In a post on The Poetry Foundation's Harriet the Blog, Joel Brouwer describes the current state of poetry as conceptually driven, focused more on thematic arcs between works than the accumulation of a miscellany of poems. "Poets more and more these days," he argues, "conceive of writing projects and then write poems to fulfill those projects." A survey of loglines from some recent thematic collections might include "poems concerning the author's interest in the D-Day landings" for Overlord by Jorie Graham, "poems in the voice of Daniel Boone" for A Companion for Owls by Maurice Manning, or "poems filtered through the lens of film noir" for Black Maria by Kevin Young.
Brouwer vacillates between condemning and praising this trend. In one respect, such hooks can help a young writer distinguish herself from her competition. As Brouwer writes, "Since so many first books get published through the medium of contests these days, young poets feel pressure to stand out from the crowd, and one way to do that is to have a hook." The flipside to such a trend is that poets will feel pressured to expend their "18 poems in various forms about your mom" into full-length collections since the book is "the coin of the realm in the poetry world." The problem? Even reading about the best mothers might become tiresome after 20 pages.
Lisa Fay Coutley's chapbook In the Carnival of Breathing could provide a strong argument in favor of the "book with a hook." Although it spans only 25 pages (and thus escapes the danger of developing 10 pages of Bolivian tin mine poems into 48, to use Brouwer's example), Coutley illustrates the metaphoric possibilities and emotional power of a collection that organizes itself around a central metaphor. Not as overt as some of the examples Brouwer lists, Coutley's logline could read "poems about one's relationship to water."
More specifically, many poems in this collection, Coutley's second chapbook, center on the tension over access to water and the conflict borne of the speaker's departure from a lake basin to a landlocked desert. "I went west from water to learn drier states, / climb steeper grades and test those runaway / truck routes," she writes in "Woman from Water," and many of the poems find the speaker struggling to negotiate this new environment. In "The Study of Lakes," the speaker of the poem muses on a world devoid of water:
No one blessed the faucets or prayed
for hailstones to halve like human eyes,
so the baptism by thistle went unnoticed. It was easier
that way—to say no one was watching.
The Nalgene bottles went fast & the flasks even
faster, but by night we rediscovered energy...
The world Coutley creates is dangerous and frequently on fire—flames sprouting in a submarine, buildings burning, a subway ablaze. A poem takes the title "After the Fire." Another name-checks Zippo lighters. It is a world where water (when present) can serve as the foil for the flames, as a place of refuge, as in "My Lake" where water forms a cradle, and as a fountain of longing.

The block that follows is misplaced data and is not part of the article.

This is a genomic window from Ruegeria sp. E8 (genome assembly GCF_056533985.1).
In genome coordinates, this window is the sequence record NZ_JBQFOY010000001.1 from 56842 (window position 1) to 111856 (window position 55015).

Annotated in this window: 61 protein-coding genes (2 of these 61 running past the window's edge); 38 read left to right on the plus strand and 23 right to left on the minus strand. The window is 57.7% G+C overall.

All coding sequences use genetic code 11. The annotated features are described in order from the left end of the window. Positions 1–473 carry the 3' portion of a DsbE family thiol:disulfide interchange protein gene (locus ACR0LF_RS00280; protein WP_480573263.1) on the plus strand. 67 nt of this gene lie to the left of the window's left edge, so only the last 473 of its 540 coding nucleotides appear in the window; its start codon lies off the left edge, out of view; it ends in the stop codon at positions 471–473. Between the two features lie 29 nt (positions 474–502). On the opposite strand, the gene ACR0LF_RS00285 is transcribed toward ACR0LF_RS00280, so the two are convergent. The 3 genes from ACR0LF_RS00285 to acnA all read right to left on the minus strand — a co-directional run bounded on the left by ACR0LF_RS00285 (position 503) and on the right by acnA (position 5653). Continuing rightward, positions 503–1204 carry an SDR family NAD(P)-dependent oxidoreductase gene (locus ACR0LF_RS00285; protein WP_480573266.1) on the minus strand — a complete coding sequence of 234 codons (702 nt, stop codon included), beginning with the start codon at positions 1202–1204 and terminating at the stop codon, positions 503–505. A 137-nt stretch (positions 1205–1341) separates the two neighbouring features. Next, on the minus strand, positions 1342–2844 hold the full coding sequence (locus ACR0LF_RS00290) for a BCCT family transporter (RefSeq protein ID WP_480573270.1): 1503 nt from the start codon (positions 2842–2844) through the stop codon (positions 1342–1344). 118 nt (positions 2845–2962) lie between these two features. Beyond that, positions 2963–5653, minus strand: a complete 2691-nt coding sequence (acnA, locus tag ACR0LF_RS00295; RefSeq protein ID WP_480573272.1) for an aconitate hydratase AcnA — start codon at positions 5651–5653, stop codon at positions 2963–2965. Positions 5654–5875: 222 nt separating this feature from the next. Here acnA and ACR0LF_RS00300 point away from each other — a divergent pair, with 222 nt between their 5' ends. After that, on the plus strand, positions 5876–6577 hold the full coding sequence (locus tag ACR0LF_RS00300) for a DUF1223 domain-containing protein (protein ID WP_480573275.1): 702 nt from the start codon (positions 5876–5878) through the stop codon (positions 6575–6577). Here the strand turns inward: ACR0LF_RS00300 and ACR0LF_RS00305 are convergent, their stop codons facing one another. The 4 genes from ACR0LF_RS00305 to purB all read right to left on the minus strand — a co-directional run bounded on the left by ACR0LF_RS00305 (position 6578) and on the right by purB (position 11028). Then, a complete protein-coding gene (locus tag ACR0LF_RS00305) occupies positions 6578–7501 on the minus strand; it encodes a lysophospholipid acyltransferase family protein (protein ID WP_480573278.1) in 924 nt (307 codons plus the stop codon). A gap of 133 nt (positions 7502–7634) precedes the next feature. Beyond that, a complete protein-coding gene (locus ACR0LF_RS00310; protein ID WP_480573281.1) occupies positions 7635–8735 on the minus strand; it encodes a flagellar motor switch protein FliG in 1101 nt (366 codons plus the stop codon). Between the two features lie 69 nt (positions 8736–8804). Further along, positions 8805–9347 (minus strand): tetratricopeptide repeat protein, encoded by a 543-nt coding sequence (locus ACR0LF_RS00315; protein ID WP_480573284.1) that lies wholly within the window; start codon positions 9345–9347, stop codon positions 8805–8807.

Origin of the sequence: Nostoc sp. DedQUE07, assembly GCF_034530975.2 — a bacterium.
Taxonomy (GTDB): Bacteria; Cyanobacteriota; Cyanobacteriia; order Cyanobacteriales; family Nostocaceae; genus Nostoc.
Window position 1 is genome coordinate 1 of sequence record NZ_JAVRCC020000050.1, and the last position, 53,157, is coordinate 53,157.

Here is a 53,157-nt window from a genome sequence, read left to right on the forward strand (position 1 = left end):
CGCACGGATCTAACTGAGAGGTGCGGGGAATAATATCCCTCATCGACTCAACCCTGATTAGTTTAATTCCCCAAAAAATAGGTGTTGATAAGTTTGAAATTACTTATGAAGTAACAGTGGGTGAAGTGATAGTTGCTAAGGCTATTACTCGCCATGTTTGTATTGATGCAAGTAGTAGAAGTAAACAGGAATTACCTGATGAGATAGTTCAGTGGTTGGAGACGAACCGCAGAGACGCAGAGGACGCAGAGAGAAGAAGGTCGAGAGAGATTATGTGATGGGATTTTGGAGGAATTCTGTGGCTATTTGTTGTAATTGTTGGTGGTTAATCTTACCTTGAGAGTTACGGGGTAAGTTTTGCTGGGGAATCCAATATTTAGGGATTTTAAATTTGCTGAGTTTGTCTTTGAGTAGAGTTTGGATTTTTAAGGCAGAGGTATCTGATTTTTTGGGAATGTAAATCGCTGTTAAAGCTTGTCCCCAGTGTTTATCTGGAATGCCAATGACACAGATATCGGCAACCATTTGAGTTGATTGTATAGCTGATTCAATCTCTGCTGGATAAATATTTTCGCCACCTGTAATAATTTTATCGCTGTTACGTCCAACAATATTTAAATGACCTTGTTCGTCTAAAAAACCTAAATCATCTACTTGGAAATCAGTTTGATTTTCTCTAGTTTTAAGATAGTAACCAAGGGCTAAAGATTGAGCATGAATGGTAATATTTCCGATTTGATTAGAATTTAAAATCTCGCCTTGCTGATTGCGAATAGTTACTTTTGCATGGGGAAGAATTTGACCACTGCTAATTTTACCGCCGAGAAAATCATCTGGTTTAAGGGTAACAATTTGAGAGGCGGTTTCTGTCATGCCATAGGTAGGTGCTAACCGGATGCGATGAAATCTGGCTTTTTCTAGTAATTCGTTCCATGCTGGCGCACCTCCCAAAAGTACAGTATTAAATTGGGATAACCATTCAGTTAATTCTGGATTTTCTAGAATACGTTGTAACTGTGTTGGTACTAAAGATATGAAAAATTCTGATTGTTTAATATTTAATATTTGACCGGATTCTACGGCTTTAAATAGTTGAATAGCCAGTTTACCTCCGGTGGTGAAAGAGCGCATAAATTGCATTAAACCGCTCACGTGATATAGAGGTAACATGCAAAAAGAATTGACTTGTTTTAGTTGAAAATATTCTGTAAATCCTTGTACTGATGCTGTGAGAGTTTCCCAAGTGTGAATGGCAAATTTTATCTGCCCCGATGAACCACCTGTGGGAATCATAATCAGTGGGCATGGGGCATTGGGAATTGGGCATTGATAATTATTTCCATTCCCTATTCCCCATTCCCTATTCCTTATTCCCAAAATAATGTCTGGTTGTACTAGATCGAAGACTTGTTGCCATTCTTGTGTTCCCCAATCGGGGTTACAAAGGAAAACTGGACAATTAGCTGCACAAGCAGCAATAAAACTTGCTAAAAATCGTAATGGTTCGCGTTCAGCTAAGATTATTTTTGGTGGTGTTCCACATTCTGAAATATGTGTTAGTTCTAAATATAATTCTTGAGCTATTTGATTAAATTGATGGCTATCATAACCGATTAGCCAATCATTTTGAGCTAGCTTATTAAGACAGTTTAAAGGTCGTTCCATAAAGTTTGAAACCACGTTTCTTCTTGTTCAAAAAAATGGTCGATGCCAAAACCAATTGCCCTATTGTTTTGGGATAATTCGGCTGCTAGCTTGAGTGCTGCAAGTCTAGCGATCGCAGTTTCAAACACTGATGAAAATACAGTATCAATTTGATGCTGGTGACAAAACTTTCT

In "Much Later, From Space," which appropriates many of its lines from a textbook on aquatic ecology and limnology, an oxbow is transformed into two lovers spooning, representing the speaker's need for intimacy. In "To Sleep," water becomes a desire for deep rest. This sense of longing drifts through the entire collection, threads on lost lovers commingled with reflections on the struggle of single parenting.
In a collection so drenched in loss, Coutley tempers depression and pain with subtle humor and tongue-in-cheek sarcasm. Sure, the speaker of "My Lake" has been hurt, but she also "owns boxing gloves," blinds men with her beauty, and "doesn't take any shit." When her sons pantomime shooting her, the speaker of "On Home" imagines "the going rate // for hormones, then picture[s] an eager group / of eBay bidders" and earlier, references the "that's what she said" joke. Elsewhere, a defiant speaker claims she is "sick of men who will fall in love / with me" ("Yakima, 2019"). Another speaker "trot[s] cleanly away" from a relationship with an inconsistent man.
This bravado might begin to grow tiresome and insincere if the poems didn't nearly always cycle back to the speaker's vulnerabilities. (It also helps that readers don't fully believe the self-proclaimed toughness). One speaker might threaten to leave her kids, but instead, she finds reasons to stay. Another admits to being "too tired for climbing" the first morning after experiencing a loss. In "After the Fire," the speaker sings to comfort her son even though she doesn't "believe in magic." It is a classic move in literature—to expose the weakness of a seemingly invincible character and thus win our sympathy—and in Coutley's hands, it is utterly devastating.
Aside from the emotional power of this collection, Coutley wins by being an impressive, well-honed practitioner of lyric verse. Nearly all of her poems crackle with assonance and internal rhyme, and she's a crack shot at crafting lines you wish you had written. Whether it's her unexpected imagery ("My lake / learned early to rest the needle without a scratch"), her enviable skill at making profanity sonically beautiful ("his boots resoled & restitched. But fuck it"), or her control of the line ("And so it begins, with a slap on the ass"), there's much to admire in this collection.
Readers might initially be drawn in by the drama of her poems, but it's the craft in In the Carnival of Breathing that will reward readers as they read and revisit this collection.
July 1, 2011